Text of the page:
It isn’t often that I find a book that hits that fantasy sweet spot. An interesting lead character who rises above gender stereotypes, world-building inventiveness, a storytelling style that keeps me engaged, a clever little mystery, a willingness to poke at authority, and did I mention inventiveness? Three Parts Dead has a few bumps, certainly. But it was one of the better fantasies I’ve read this year, and if you’ve been considering it, I suggest giving it a try. It exceeded my expectations.
No review of mine would be complete without a quick little summary for the memory- impaired. It opens with Abelard, Novice Technician of the god Holy Kas Everburning and unfortunate on temple duty at two-thirty in the morning. His world turns upside-down when he discovers Kas’ Everburning Flame has been extinguished during his shift. Somewhat farther away, Tara Abernathy is cast out of the Hidden Schools. Barely recovering from the fall, she makes her way back home to her parents and a home she hasn’t seen in eight years. She spends her time recooperating at their rural home, but after an attack leaves her village without guards, she’s tempted to use her necromancer skills to resurrect the guards. Unfortunately, her actions are misinterpreted by the villagers, and Tara experiences a timely rescue from Elayne, partner at a Craft firm of lawyers who essentially negotiate contracts. The firm has a new job–resurrecting Kas–and Elayne wants to give Tara a position, although she isn’t sure if Tara is assistant or associate material. Complications begin when they discover Elayne’s contact in the city has been murdered.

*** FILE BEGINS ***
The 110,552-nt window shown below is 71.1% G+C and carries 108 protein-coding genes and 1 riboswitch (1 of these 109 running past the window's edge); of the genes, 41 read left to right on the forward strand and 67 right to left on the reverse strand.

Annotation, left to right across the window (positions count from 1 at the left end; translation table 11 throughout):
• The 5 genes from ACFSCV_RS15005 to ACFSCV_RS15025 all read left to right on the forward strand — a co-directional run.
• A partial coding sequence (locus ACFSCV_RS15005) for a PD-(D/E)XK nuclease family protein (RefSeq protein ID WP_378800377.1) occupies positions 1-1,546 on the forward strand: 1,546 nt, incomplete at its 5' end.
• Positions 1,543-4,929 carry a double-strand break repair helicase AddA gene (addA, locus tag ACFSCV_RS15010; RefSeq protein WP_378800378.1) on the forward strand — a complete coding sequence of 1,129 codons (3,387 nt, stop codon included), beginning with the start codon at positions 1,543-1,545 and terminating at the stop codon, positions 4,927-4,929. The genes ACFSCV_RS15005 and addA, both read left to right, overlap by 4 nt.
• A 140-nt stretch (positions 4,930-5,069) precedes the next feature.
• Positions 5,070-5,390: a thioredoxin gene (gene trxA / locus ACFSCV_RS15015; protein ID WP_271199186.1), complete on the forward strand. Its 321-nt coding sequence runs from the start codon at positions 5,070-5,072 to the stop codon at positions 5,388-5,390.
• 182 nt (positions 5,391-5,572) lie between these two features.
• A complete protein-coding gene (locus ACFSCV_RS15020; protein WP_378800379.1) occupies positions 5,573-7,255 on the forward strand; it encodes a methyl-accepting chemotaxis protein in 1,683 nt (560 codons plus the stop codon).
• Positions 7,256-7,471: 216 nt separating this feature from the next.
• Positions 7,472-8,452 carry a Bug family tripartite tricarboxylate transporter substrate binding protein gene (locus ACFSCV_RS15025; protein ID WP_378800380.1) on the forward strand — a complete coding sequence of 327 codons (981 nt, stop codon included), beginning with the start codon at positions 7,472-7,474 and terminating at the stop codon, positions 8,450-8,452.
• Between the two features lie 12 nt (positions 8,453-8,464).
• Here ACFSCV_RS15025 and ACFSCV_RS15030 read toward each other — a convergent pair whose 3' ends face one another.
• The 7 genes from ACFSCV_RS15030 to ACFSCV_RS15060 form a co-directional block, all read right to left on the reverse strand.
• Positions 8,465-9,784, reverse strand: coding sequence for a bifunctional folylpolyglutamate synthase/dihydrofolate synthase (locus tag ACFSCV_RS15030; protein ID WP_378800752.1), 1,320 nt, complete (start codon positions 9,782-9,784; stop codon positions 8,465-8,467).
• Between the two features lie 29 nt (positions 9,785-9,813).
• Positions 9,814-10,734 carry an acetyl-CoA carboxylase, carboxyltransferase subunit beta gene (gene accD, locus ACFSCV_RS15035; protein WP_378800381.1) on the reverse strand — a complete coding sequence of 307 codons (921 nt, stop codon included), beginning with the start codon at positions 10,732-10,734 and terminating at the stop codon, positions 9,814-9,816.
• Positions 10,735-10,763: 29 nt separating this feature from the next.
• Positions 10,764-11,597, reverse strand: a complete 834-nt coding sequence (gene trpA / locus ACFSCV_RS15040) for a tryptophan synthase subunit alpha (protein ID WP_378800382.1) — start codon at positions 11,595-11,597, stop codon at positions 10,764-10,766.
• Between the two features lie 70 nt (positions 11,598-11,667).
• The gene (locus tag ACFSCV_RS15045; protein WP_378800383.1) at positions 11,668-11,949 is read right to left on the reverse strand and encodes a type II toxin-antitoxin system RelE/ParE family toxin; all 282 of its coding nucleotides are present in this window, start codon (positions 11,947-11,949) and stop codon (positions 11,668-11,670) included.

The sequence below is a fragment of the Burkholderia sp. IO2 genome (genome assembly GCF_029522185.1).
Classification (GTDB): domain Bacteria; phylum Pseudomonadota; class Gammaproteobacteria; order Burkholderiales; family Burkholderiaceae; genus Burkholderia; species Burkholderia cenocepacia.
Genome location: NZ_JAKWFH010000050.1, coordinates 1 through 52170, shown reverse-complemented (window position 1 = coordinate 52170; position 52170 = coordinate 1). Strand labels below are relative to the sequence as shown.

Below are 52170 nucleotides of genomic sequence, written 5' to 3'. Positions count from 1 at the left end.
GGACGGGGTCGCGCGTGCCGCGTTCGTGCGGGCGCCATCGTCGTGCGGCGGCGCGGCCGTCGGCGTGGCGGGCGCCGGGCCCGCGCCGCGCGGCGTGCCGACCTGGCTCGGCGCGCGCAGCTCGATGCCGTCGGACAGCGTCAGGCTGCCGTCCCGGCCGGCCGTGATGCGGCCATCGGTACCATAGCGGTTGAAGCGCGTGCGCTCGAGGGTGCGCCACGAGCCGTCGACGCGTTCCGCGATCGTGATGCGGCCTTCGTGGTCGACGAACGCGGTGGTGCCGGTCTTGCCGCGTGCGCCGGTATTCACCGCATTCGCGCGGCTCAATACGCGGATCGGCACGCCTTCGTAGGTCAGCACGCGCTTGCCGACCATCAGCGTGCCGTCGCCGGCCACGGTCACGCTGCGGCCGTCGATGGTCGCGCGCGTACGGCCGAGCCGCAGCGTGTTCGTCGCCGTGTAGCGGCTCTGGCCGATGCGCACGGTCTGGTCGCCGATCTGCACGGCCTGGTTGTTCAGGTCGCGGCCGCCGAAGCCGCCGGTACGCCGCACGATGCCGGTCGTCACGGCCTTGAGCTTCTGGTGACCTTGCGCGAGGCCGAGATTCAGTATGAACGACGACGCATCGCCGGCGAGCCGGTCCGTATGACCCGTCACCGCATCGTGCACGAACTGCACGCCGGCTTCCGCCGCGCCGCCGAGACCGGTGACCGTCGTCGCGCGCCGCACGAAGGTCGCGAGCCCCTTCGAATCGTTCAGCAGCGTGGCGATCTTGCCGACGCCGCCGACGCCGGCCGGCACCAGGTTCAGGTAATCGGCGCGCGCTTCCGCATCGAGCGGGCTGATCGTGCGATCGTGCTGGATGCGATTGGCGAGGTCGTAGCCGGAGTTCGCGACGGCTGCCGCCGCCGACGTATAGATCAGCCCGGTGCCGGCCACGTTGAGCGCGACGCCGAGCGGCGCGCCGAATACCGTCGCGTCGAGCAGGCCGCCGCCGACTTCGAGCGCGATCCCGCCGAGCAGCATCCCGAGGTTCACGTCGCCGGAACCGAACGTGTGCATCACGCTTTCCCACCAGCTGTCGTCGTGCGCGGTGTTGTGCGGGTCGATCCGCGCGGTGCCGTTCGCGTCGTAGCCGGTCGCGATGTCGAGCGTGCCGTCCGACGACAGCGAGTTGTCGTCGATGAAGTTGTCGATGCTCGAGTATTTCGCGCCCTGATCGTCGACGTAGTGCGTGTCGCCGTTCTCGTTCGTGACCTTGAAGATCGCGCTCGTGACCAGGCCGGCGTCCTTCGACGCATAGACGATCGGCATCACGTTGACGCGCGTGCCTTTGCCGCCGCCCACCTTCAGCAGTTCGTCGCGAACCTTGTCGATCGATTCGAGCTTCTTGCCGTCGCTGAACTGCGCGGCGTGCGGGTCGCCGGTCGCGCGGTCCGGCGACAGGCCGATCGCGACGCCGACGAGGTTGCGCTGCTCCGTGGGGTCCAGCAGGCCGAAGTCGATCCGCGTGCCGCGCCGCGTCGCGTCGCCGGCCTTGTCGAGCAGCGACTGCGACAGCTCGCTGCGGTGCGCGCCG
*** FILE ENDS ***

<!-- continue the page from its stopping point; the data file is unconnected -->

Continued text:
Elayne plays the traditional role of powerful, enigmatic magical mentor (in the Craft), encouraging Tara to take initiative in solving the case while guiding her through the intricacies of working with gods and their followers. Ever since the God Wars forty years ago, both religion and Craft seem to be viewed with suspicion, and although Tara is book-smart, she hasn’t had much experience outside of school. But Elayne is calculating and controlled; there is no doubt she will have examined probabilities and charted several potential paths to the solution. Despite her formality, she isn’t without a sense of humor and comments after she overhears Tara calling her a ‘witch’:
“‘A witch?’ Ms. Kevarian said, bemused. ‘I’d think you’d give me more credit than that, Ms. Abernathy. Riding broomsticks, consorting with unholy powers. Who has the time for such pleasantries anymore? Why, I haven’t been on a date since the late eighties.‘”
Narrative is third-person omniscient: largely focused on Tara, but also stopping by a judge, Abelard the Novice, and Shale the gargoyle, and later, Cat the vampire-addict and even Elayne. Personally, I’m usually in favor of limited focal points, but it wasn’t frequent or disruptive enough to annoy. Largely focused on Tara with occasional Abelard inclusions, both provide a similarly human (mostly) naive viewpoint that the reader appreciates as the two learn. The other perspectives don’t necessarily add insight to the plot, although they do humanize other characters and add both dimension to the world-building and to the emotional impact of the plot.